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The Early Towns of Finland

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During the Middle Ages there were only six towns in Finland, and eight in the 16th century. By the end of the 17th century there were 14 new towns. There were 28 by the end of the Swedish rule and in 1870 there were 33 towns. During the period 1639-1765 only three towns had the right to engage in direct foreign trade. They were: Åbo/Turku; Viborg/Viipuri, and Helsingfors/Helsinki. The towns were small. In 1640 Åbo had a population of 5,400 and it was the 6th largest town in the Swedish realm. By 1870 the population of Helsingfors was barely over 28,000. Swedish was the official language of administration and town councils until 1886, and later in many towns.

Very few of the old buildings have been preserved in the oldest towns because they were destroyed by war and fire. During Stora Ofreden, the Great Northern War, all the buildings in nine large towns were destroyed. In the 18th and 19th centuries large fires swept through the towns. Between 1809 and 1856 there were eleven towns destroyed by fire. Except for churches and castles, Finland doesn’t have a single medieval bulding completely preserved. Only Åbo and Viborg had stone buildings; the other towns had only stone cellars.

In the Middle Ages and 16th century, the most common type of town dwelling was the smoke cottage. It had only one room. In front of the door there might be a windbreak made of trees. Two smoke cottages might be built together with doors facing each other. Of the 321 dwellings in Viborg in 1602, sixty were smoke cottages. In 1675 they were removed. The smoke cottages were also used for bathing purposes and drying the malt. Until the 16th century, the dwelling had a single room, and two rooms after that time. The first 2-story buildings were built in the 17th century and were public buildings. The dwellings had roofs of peat with beams or planks over a birch-bark frame. The fireplaces were open fires with an adjoining baking oven. Sometimes the baking oven was in a separate building in the yard. The dwellings of merchants had window-panes in the 17th century, but lesser folk still had thin leather or parchment in windows. In the country houses, the furniture was mostly built-in.

After the Great Northern War of 1710-21 there was a period of reconstruction in Finland’s towns. The wealthy people built 2-story houses. The yards were enclosed and the house was entered through the yard via a gate from the street. In the 1870s-1890s the entrance to the houses was still via the yard. This custom can still be seen in some of the oldest houses. By the end of the century, the entrance shifted to the street. Red paint became common in mid-18th century; yellow oil paint appeared at a later date. Houses in the small towns weren’t usually painted during the 18th century.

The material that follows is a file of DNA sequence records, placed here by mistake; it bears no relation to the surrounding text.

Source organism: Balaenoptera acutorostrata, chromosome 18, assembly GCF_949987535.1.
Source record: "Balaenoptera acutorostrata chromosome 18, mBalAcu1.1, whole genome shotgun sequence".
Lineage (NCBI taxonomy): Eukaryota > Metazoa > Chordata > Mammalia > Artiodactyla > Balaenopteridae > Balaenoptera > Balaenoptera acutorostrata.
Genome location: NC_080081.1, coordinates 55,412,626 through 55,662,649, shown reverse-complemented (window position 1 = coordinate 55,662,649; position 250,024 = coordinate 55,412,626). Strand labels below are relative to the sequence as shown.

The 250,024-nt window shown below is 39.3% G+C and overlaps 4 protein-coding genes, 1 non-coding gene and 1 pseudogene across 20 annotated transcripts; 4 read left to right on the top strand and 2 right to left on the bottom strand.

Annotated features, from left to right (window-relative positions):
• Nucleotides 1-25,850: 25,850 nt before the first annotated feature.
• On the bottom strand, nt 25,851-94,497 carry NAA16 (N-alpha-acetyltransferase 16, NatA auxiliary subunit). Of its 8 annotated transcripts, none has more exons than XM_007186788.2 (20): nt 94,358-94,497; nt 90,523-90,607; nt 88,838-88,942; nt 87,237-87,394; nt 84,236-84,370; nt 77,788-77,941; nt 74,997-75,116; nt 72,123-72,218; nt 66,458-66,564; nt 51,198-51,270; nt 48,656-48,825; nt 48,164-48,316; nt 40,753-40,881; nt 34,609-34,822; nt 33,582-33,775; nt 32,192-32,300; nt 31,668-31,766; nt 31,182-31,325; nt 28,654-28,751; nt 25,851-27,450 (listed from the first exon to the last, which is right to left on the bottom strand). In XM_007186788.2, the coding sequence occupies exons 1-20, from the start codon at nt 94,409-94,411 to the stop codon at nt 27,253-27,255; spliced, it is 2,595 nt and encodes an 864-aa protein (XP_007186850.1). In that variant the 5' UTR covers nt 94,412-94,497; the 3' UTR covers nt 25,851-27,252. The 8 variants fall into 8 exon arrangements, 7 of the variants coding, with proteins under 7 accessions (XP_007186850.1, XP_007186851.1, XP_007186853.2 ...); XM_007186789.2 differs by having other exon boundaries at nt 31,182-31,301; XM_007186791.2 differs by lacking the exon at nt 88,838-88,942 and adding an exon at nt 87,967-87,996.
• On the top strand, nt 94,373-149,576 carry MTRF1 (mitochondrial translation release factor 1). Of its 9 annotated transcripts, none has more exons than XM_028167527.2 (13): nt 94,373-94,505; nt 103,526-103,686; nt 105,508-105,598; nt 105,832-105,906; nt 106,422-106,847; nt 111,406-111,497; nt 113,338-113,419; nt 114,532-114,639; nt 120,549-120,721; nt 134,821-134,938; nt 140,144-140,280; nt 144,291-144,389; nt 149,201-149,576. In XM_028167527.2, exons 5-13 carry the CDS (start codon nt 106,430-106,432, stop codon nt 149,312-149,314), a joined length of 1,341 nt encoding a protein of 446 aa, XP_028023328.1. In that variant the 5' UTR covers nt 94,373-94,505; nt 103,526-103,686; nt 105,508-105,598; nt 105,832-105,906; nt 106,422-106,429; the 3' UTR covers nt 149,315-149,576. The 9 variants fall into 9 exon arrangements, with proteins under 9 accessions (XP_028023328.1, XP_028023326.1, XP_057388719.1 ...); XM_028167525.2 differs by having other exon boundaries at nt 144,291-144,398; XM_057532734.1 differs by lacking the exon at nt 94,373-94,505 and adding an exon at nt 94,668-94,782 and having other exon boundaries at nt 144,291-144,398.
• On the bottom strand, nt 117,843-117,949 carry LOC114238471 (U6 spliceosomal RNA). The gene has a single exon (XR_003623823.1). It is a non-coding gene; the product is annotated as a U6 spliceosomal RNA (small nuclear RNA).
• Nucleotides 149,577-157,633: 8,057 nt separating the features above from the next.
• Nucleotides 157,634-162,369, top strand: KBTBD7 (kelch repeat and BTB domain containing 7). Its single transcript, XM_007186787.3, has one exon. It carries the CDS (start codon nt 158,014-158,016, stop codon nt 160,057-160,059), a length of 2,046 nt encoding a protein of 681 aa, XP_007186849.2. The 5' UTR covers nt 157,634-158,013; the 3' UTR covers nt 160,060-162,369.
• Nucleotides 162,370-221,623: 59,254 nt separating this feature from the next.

The interiors of houses changed a lot in the 18th century. Open fireplaces were replaced by tiled stoves. Floors were unpainted but the walls were half-paneled and decorated with wall cloth of paper. In the 18th century 14 new glassworks were founded and some towns prohibited parchment windows.

In the 1820s the features of the little towns of Swedish-type vanished and the towns began to resemble those of the Russian provinces. During the Russian Empire period houses were built using upright weatherboards. In the first half of the 19th century these boards were replaced by planed horizontal boards. The living rooms were usually heated by high tiled stoves, and from the 1820s onward by lower Empire stoves. At the beginning of the century cast iron cooking stoves were used in the kitchens of the homes of merchants. In the early 19th century the walls were covered with hand-painted wallpaper.

Duty was imposed on goods brought from the country into the towns; the roads leading into the towns had storehouses equipped with gates and huts for the customs officers. Few of the huts have remained. The streets of the big towns were not surfaced and there were no sidewalks, but some towns had cobbled streets in the latter half of the 17th century. The streets of Åbo were lit by lanterns since 1805, but smaller towns didn’t install lanterns until the middle of the century. Oil lamps replaced candles in the 1860s, and larger towns had gas lamps.

Because of the frequent fires, fire inspections were held 3-4 times a year and watchmen were employed in the 17th century. In the small towns the merchants took turns to fire watch. One of the watchman’s duties was to tell the people the time. His shout also informed the people he had not fallen asleep. In the case of a fire it was his job to ring a fire alarm, beat a drum or ring the church bells. In the 1870s many towns built watch towers that were manned around the clock. Fireplace inspections, lost animals, auctions and market times were also cried on street corners after first beating a drum or ringing a bell. In some towns it was the custom to announce the quiet period at night by beating a drum on the steps of the town hall. In some towns a “work bell” was also rung from the town hall tower at 4 a.m. and 7 or 8 p.m.

Town dwellers kept their own cattle and horses until the end of the 19th century. Cattle grazed on town land and were tended by a town herder, who was fed and housed by the owners of the cattle. The fields were rented in strips to the wealthier citizens. The fishing waters were divided into sections that were also rented to those citizens.

After the grid plan was introduced, the town square and main streets around it was the most prestigious area and stone houses were built there. The merchants and officials lived around the square while artisans and cottagers lived in smaller houses on the outskirts of towns.



Excerpted from “Finnish Folk Culture” by Ilmar Talve

June Pelo


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